STUBBORN AS its reputation often seems, Microsoft is not a company beyond reason when it comes to working with rivals.
But one thing that up until now that has been fairly disastrous has been its support for individual Office applications on Google's Chromebooks.
It seems a fairly odd omission given that Google's online suite of productivity apps is in direct competition with Office 365 and that, in certain sectors at least, the Chromebook has been a massive hit, and with some Chromebooks dropping to around $100 in US Black Friday sales, there's a chance there's going to be even more of them around.
So good news for all then as it appears that whatever was causing issues has been fixed and you can use individual Office apps on Chromebooks that support Google Play, which is a vast improvement on the web service you've been limited to via the Chrome browser.
The Chrome OS app for Office 365 has always been there, as web wrapper - essentially just pointing at a web address, but there have been multiple issues with making the Android version work properly and in most cases, people get guided towards G Suite.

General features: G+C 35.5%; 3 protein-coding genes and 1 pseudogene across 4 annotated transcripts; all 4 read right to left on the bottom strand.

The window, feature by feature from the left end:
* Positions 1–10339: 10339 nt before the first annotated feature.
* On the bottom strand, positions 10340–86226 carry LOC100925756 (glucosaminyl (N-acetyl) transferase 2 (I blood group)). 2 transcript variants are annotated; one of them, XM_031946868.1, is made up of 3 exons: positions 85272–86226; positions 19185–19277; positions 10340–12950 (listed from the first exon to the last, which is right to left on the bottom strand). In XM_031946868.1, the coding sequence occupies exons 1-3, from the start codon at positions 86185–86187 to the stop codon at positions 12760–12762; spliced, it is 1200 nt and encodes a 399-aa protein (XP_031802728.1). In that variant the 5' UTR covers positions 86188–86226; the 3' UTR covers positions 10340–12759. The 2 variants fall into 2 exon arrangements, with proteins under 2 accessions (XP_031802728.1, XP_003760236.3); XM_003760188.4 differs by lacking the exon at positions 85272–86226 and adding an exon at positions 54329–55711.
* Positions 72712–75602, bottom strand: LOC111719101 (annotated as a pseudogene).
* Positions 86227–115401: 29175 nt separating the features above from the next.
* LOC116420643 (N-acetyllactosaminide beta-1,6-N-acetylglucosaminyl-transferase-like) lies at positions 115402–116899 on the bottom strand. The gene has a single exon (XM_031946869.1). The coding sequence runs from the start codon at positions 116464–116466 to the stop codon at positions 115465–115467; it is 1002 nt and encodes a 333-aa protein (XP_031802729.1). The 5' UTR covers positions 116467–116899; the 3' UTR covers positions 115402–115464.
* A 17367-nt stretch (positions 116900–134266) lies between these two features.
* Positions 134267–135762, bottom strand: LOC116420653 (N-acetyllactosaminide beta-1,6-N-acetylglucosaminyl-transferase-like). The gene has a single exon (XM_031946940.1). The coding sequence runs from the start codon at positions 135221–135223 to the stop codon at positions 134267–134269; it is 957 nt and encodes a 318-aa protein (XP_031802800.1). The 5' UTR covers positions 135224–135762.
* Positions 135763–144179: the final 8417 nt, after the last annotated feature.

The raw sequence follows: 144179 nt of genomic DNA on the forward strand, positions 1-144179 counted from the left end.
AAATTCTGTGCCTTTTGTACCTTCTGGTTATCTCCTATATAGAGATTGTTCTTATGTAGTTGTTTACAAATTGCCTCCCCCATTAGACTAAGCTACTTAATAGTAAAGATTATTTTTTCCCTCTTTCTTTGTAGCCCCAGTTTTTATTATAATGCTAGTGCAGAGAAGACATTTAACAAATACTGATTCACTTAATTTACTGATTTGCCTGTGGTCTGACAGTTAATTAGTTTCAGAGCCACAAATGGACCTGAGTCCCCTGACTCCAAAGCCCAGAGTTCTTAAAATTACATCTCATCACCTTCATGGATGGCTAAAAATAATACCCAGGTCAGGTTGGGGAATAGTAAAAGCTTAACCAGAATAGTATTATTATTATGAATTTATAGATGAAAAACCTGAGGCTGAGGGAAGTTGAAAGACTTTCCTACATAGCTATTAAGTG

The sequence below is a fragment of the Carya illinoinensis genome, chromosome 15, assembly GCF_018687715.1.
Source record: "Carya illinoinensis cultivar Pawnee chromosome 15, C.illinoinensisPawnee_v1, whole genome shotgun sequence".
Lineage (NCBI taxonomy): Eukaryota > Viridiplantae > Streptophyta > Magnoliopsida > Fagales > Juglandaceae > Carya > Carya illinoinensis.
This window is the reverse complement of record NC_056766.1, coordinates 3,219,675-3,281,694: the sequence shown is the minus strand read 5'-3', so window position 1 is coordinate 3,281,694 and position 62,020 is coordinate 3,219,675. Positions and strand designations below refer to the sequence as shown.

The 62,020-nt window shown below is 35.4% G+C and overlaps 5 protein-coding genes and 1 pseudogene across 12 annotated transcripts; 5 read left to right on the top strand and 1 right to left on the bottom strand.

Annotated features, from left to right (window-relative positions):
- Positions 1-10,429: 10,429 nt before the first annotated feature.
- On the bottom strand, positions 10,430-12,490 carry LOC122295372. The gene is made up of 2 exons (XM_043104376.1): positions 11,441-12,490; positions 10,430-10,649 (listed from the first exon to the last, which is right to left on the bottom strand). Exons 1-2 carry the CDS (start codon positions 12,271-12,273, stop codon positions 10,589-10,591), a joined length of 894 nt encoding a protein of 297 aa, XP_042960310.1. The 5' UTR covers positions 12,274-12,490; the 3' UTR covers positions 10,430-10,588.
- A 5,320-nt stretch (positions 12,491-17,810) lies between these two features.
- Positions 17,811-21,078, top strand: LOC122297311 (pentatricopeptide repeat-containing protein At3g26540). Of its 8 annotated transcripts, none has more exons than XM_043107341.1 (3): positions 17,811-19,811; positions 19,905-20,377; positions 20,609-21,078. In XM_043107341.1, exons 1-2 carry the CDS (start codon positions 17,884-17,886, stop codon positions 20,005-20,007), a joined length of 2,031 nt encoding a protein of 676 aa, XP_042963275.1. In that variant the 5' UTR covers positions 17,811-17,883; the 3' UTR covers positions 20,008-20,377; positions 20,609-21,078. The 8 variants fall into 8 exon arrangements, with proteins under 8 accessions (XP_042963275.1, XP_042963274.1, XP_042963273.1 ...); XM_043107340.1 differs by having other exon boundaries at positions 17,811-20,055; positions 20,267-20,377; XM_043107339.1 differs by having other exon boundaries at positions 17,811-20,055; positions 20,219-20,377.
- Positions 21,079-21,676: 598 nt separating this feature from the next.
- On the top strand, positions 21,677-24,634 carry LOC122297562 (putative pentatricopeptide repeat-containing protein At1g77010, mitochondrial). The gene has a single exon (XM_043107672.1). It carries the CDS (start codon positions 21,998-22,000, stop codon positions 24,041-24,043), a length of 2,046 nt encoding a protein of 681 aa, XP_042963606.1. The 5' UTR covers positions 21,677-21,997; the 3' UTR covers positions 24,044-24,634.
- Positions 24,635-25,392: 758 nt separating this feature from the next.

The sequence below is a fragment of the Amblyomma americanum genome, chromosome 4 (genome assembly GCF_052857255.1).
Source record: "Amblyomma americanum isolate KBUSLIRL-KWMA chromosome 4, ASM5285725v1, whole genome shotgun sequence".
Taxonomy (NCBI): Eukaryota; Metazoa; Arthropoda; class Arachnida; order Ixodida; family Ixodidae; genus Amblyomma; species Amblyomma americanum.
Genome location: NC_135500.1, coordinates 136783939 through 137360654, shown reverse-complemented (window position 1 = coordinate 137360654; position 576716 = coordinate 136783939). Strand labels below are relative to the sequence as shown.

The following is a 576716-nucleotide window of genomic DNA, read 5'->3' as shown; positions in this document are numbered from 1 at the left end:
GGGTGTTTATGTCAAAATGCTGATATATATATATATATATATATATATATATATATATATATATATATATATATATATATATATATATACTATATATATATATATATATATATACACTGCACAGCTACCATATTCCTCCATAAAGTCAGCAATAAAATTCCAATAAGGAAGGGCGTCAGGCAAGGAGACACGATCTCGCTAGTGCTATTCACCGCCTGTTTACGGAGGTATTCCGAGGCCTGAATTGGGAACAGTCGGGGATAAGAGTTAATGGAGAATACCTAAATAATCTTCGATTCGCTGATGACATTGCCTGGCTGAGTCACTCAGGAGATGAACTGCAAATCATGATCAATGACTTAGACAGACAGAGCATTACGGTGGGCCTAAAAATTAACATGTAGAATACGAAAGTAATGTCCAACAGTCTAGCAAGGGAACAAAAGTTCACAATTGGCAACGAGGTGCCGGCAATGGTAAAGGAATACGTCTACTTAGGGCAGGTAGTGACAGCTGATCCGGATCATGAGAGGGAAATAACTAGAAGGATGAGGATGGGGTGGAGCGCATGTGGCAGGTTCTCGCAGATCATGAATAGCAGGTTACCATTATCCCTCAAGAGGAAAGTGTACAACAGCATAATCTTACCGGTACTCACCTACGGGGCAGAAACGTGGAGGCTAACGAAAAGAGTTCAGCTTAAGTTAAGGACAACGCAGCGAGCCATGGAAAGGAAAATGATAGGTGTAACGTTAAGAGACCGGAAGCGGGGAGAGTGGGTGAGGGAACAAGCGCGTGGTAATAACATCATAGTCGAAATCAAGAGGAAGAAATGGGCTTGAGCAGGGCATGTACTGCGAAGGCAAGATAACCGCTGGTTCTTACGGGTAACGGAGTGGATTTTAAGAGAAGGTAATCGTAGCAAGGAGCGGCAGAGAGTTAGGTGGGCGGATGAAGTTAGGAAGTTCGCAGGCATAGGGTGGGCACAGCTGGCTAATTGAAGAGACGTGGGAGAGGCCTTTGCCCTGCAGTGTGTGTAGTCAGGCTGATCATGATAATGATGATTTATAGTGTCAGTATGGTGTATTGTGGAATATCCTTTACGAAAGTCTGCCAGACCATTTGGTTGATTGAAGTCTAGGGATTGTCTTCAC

Although there's been no official word from either party, Chrome Unboxed has been tinkering with the various offerings and it appears that they are all now working as they should.
Since long before the demise of the Windows Mobile platform, Microsoft has been keen to leverage the huge popularity of Android and almost all its apps have been available in Android versions for some time, in what we affectionately refer to as the "chest-burster" strategy.
But Chrome and Android are not proving complete bedfellows. Even where a Google Play runtime has been added to a particular model of Chromebook, it doesn't mean that every app will work and it has been mostly down to developers to adapt.
It appears at some point, the switch has quietly been flipped.
Speculation is growing that a new OS called Fuschia is earmarked to be the successor to both Android and Chrome, thus unifying the two platforms into a viable Windows rival. µ
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